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A new type of scam is getting more and more popular. BazaLoader phishing emails are telling people to dial a phone number to cancel a phony subscription and therefore convincing them to download a malicious payload without their knowledge.

This is a phishing campaign tricking people into thinking they have subscribed to a movie streaming service and determine them to dial a phone number to cancel; someone will guide them through a procedure that will facilitate infection with the BazaLoader malware.

As my colleague, Antonia was saying BazaLoader works by creating a backdoor program on a Windows computer that can be used as an initial access medium to provide other malware attacks (including ransomware), like the well-known Ryuk ransomware.

It was noticed that in the first phase of the campaign the attackers involved the dissemination of tens of thousands of phishing emails pretending to be from “BravoMovies,” a fake video streaming service created by the cybercriminals.

The website design looks convincing, as the people behind the attacks went into even making fake movie posters using open source images available online.

On a closer look, a more careful user can see that even if the website looks legit, it contains various spelling errors.

The email claims the victim has signed up for a trial period and will be charged a monthly fee of $39.99 but, if they call the support hotline, the hypothetical subscription can be canceled.

If a user decided to call “customer service” they are met by a representative claiming to guide them through the process of unsubscribing, whilst actually guiding them in the installation process of BazaLoader on their computers.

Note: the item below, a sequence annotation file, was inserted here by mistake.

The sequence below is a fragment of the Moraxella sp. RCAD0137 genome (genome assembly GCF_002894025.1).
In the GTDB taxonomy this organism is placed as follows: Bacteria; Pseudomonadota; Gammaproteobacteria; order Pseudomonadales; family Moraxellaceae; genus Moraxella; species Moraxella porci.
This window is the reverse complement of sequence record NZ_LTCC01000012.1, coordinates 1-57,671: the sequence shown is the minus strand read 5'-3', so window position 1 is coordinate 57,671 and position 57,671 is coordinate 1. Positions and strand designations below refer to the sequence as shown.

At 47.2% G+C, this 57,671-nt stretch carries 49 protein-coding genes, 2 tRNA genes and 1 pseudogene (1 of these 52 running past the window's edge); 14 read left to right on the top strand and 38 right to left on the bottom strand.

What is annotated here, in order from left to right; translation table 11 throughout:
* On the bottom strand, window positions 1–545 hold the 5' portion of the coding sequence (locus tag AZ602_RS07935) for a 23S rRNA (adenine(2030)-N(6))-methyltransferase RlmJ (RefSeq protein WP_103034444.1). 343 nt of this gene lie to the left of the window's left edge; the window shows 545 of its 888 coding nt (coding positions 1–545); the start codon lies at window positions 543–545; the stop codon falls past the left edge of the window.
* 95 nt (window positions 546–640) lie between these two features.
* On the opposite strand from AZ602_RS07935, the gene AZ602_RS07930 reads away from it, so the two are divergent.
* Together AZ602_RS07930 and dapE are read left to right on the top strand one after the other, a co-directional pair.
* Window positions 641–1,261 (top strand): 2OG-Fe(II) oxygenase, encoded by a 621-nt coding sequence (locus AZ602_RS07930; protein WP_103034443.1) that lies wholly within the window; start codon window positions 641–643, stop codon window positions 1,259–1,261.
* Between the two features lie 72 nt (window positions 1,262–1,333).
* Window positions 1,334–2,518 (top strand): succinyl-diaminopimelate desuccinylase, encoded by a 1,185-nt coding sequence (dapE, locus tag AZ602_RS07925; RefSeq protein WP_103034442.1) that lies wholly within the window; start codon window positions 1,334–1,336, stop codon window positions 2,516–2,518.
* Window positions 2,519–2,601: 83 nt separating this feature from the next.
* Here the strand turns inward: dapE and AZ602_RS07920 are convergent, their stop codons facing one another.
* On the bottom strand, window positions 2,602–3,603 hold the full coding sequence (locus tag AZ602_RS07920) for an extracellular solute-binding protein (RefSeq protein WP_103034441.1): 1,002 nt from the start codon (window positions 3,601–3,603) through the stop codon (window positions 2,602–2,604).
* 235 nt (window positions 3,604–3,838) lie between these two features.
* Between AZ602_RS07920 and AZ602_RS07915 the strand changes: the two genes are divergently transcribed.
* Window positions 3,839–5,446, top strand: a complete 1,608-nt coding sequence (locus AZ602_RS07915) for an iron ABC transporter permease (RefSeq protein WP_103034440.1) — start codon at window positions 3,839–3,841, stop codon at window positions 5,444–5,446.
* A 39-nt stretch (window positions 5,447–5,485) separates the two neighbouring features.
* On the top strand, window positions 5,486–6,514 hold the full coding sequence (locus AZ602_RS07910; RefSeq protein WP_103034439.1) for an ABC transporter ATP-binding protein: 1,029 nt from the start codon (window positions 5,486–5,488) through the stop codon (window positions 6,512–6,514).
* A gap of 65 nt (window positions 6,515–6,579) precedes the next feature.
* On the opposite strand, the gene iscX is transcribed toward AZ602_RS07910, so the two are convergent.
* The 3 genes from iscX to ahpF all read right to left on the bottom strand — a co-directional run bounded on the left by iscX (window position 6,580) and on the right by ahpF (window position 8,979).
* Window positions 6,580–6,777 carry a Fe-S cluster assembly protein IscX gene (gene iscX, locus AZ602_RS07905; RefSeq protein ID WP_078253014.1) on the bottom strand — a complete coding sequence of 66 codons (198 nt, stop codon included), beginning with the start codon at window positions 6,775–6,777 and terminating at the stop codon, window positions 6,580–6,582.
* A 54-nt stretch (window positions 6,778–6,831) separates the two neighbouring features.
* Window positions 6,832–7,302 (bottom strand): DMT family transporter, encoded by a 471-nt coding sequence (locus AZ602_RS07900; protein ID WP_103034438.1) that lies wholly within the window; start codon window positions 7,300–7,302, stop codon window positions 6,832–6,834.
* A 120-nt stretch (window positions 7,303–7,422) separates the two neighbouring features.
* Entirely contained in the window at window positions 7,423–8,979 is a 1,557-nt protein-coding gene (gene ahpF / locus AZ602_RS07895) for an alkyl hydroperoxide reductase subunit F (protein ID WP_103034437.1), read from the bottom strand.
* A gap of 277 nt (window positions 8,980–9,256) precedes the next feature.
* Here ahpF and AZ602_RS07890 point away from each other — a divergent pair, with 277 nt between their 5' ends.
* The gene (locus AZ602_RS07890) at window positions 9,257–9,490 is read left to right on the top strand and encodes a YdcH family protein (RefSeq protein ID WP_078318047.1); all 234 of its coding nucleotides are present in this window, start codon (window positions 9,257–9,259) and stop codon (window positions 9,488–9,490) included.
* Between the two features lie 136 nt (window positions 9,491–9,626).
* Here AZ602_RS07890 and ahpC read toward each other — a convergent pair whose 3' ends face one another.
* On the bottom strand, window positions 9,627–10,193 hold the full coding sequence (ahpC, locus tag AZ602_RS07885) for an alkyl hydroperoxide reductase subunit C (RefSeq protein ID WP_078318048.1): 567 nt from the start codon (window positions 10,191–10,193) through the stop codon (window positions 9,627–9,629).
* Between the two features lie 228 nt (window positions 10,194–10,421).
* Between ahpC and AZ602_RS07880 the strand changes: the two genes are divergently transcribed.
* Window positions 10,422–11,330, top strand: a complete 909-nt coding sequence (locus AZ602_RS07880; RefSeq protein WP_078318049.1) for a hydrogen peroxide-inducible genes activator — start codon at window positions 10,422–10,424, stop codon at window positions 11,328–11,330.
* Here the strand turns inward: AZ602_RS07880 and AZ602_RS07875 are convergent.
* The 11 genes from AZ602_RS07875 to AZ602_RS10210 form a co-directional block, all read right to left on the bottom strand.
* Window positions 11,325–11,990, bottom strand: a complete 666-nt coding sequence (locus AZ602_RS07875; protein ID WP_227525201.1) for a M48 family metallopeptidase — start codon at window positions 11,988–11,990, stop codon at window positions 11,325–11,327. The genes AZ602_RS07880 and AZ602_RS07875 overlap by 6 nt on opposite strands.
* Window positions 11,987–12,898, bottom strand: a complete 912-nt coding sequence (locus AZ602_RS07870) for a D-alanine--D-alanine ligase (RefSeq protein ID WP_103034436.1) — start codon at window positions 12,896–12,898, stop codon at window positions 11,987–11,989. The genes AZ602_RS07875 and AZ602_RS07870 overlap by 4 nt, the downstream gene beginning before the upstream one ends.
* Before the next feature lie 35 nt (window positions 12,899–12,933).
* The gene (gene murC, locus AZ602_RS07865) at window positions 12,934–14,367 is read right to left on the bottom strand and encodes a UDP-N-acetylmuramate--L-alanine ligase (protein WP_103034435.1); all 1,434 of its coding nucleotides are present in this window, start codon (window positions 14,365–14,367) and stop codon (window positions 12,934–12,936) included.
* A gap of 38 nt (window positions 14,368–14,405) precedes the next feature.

This is done by directing the caller to the “subscribe” page and then encouraging them to click a link to download a Microsoft Excel spreadsheet that contains macros.

If the macros are enabled, the victim will unknowingly download BazaLoader to their device, therefore getting infected with the malware.

To help protect users and entire organizations from phishing attacks and social engineering, the users should be trained to detect and report malicious emails.

It’s also worth noting that receiving an email claiming that if you don’t respond, your credit card will be charged, thus creating a sense of urgency is, in fact, part of a phishing campaign, a commonly used technique to trick users into blindly following instructions.

Malicious attachments are often blocked by threat detection software. By directing people to phone the call center as part of the attack chain, the threat actors can bypass threat detection mechanisms that would otherwise flag its attachments as spam.


A few things you can do to not become victim to phishing attacks are:

  • Hang up the minute you suspect this might be a scam.
  • Never provide personal information or any details required to grant access to your computer.
  • Do not download any software they ask you to.
  • Raise a flag for all the parties involved.
  • Change your passwords.
  • Share your experience.
  • Clean your PC and install an anti-malware solution.

In order to keep yourself safe from scams, you can check Miriam’s article in which she offered a more in-depth look into all the ways you can protect yourself from malicious attacks.

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Author Profile

Dora Tudor

Cyber Security Enthusiast

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Dora is a digital marketing specialist within Heimdal™ Security. She is a content creator at heart - always curious about technology and passionate about finding out everything there is to know about cybersecurity.

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